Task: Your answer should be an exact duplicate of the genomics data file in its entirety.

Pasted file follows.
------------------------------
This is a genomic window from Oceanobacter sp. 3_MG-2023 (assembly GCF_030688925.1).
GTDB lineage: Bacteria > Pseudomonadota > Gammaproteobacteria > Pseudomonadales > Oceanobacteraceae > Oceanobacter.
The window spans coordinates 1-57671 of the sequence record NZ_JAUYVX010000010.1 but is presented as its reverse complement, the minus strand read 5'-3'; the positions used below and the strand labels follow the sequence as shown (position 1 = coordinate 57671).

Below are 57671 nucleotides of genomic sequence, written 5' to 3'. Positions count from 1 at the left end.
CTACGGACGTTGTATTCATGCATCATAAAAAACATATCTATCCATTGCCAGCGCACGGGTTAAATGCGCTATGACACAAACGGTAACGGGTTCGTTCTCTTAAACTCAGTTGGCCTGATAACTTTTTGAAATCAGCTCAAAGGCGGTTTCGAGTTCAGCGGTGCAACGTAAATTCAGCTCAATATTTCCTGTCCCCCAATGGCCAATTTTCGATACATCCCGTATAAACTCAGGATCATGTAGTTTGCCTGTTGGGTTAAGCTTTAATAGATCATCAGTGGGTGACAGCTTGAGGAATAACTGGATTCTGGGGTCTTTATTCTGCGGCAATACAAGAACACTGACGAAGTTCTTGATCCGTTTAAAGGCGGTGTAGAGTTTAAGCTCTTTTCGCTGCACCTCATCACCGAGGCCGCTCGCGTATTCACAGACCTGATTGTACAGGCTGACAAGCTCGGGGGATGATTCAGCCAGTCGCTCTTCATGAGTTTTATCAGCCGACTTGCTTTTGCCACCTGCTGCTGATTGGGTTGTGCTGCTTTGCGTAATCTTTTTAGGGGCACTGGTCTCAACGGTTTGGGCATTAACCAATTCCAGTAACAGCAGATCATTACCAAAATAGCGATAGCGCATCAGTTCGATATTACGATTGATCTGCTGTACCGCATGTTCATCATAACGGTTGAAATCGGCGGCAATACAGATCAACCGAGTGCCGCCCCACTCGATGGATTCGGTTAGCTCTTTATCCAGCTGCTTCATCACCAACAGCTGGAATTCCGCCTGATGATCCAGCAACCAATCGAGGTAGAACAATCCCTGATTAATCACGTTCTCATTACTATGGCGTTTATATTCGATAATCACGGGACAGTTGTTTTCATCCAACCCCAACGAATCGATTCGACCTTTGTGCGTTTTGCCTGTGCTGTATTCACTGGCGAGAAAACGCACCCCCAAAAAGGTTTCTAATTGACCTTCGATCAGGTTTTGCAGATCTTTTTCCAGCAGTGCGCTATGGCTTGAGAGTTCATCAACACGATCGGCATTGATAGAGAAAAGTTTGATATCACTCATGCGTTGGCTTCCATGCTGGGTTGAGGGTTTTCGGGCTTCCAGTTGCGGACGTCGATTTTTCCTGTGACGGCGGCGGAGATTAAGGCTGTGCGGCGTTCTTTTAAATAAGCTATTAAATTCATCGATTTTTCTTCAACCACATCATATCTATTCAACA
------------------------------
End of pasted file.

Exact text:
This is a genomic window from Oceanobacter sp. 3_MG-2023 (assembly GCF_030688925.1).
GTDB lineage: Bacteria > Pseudomonadota > Gammaproteobacteria > Pseudomonadales > Oceanobacteraceae > Oceanobacter.
The window spans coordinates 1-57671 of the sequence record NZ_JAUYVX010000010.1 but is presented as its reverse complement, the minus strand read 5'-3'; the positions used below and the strand labels follow the sequence as shown (position 1 = coordinate 57671).

Below are 57671 nucleotides of genomic sequence, written 5' to 3'. Positions count from 1 at the left end.
CTACGGACGTTGTATTCATGCATCATAAAAAACATATCTATCCATTGCCAGCGCACGGGTTAAATGCGCTATGACACAAACGGTAACGGGTTCGTTCTCTTAAACTCAGTTGGCCTGATAACTTTTTGAAATCAGCTCAAAGGCGGTTTCGAGTTCAGCGGTGCAACGTAAATTCAGCTCAATATTTCCTGTCCCCCAATGGCCAATTTTCGATACATCCCGTATAAACTCAGGATCATGTAGTTTGCCTGTTGGGTTAAGCTTTAATAGATCATCAGTGGGTGACAGCTTGAGGAATAACTGGATTCTGGGGTCTTTATTCTGCGGCAATACAAGAACACTGACGAAGTTCTTGATCCGTTTAAAGGCGGTGTAGAGTTTAAGCTCTTTTCGCTGCACCTCATCACCGAGGCCGCTCGCGTATTCACAGACCTGATTGTACAGGCTGACAAGCTCGGGGGATGATTCAGCCAGTCGCTCTTCATGAGTTTTATCAGCCGACTTGCTTTTGCCACCTGCTGCTGATTGGGTTGTGCTGCTTTGCGTAATCTTTTTAGGGGCACTGGTCTCAACGGTTTGGGCATTAACCAATTCCAGTAACAGCAGATCATTACCAAAATAGCGATAGCGCATCAGTTCGATATTACGATTGATCTGCTGTACCGCATGTTCATCATAACGGTTGAAATCGGCGGCAATACAGATCAACCGAGTGCCGCCCCACTCGATGGATTCGGTTAGCTCTTTATCCAGCTGCTTCATCACCAACAGCTGGAATTCCGCCTGATGATCCAGCAACCAATCGAGGTAGAACAATCCCTGATTAATCACGTTCTCATTACTATGGCGTTTATATTCGATAATCACGGGACAGTTGTTTTCATCCAACCCCAACGAATCGATTCGACCTTTGTGCGTTTTGCCTGTGCTGTATTCACTGGCGAGAAAACGCACCCCCAAAAAGGTTTCTAATTGACCTTCGATCAGGTTTTGCAGATCTTTTTCCAGCAGTGCGCTATGGCTTGAGAGTTCATCAACACGATCGGCATTGATAGAGAAAAGTTTGATATCACTCATGCGTTGGCTTCCATGCTGGGTTGAGGGTTTTCGGGCTTCCAGTTGCGGACGTCGATTTTTCCTGTGACGGCGGCGGAGATTAAGGCTGTGCGGCGTTCTTTTAAATAAGCTATTAAATTCATCGATTTTTCTTCAACCACATCATATCTATTCAACA